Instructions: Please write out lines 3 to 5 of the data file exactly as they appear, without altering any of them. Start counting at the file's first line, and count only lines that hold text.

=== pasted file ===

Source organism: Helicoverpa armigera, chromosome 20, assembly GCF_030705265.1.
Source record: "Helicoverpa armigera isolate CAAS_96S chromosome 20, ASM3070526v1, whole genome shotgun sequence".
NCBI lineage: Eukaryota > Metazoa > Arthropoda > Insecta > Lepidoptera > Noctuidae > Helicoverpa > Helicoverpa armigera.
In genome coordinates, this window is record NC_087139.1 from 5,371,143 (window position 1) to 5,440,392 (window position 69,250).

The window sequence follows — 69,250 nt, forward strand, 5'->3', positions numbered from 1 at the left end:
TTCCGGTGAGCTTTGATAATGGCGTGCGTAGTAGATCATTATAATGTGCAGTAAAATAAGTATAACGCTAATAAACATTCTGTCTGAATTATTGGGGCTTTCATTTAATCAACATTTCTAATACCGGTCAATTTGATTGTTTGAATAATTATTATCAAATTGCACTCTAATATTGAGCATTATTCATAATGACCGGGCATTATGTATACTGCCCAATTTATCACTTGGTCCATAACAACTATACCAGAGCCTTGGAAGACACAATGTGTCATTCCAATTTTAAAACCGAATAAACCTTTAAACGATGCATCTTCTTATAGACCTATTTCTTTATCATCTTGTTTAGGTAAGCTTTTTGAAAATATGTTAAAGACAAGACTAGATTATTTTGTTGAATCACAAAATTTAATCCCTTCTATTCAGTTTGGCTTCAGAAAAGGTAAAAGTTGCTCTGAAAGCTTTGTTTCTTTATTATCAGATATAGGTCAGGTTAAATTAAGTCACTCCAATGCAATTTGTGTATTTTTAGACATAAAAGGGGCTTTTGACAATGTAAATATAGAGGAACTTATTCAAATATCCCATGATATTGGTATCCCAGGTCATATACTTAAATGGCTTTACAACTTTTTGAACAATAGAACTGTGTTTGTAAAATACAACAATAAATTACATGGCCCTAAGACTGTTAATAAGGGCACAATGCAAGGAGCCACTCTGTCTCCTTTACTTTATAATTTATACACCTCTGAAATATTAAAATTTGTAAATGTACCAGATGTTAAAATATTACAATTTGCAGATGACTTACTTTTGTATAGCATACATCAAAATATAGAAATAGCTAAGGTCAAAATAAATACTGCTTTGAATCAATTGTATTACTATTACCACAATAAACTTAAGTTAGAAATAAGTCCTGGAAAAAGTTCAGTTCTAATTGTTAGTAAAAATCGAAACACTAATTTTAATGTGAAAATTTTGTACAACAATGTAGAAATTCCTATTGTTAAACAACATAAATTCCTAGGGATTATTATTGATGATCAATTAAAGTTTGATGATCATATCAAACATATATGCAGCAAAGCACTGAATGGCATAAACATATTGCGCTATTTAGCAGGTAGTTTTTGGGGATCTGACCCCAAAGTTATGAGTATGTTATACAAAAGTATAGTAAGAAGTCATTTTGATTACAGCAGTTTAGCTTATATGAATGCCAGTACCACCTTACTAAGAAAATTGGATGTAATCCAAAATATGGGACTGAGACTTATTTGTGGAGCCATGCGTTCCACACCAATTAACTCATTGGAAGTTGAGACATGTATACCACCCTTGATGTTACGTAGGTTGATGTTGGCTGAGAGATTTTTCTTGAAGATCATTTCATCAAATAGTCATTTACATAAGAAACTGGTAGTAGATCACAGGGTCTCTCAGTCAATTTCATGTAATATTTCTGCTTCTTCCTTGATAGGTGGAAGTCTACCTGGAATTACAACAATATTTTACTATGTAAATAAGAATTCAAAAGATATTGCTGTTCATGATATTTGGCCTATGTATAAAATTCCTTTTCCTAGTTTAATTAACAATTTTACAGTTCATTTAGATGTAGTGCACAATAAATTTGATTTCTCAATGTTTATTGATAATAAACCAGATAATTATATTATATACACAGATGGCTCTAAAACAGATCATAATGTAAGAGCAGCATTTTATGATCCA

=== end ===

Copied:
NCBI lineage: Eukaryota > Metazoa > Arthropoda > Insecta > Lepidoptera > Noctuidae > Helicoverpa > Helicoverpa armigera.
In genome coordinates, this window is record NC_087139.1 from 5,371,143 (window position 1) to 5,440,392 (window position 69,250).

The window sequence follows — 69,250 nt, forward strand, 5'->3', positions numbered from 1 at the left end: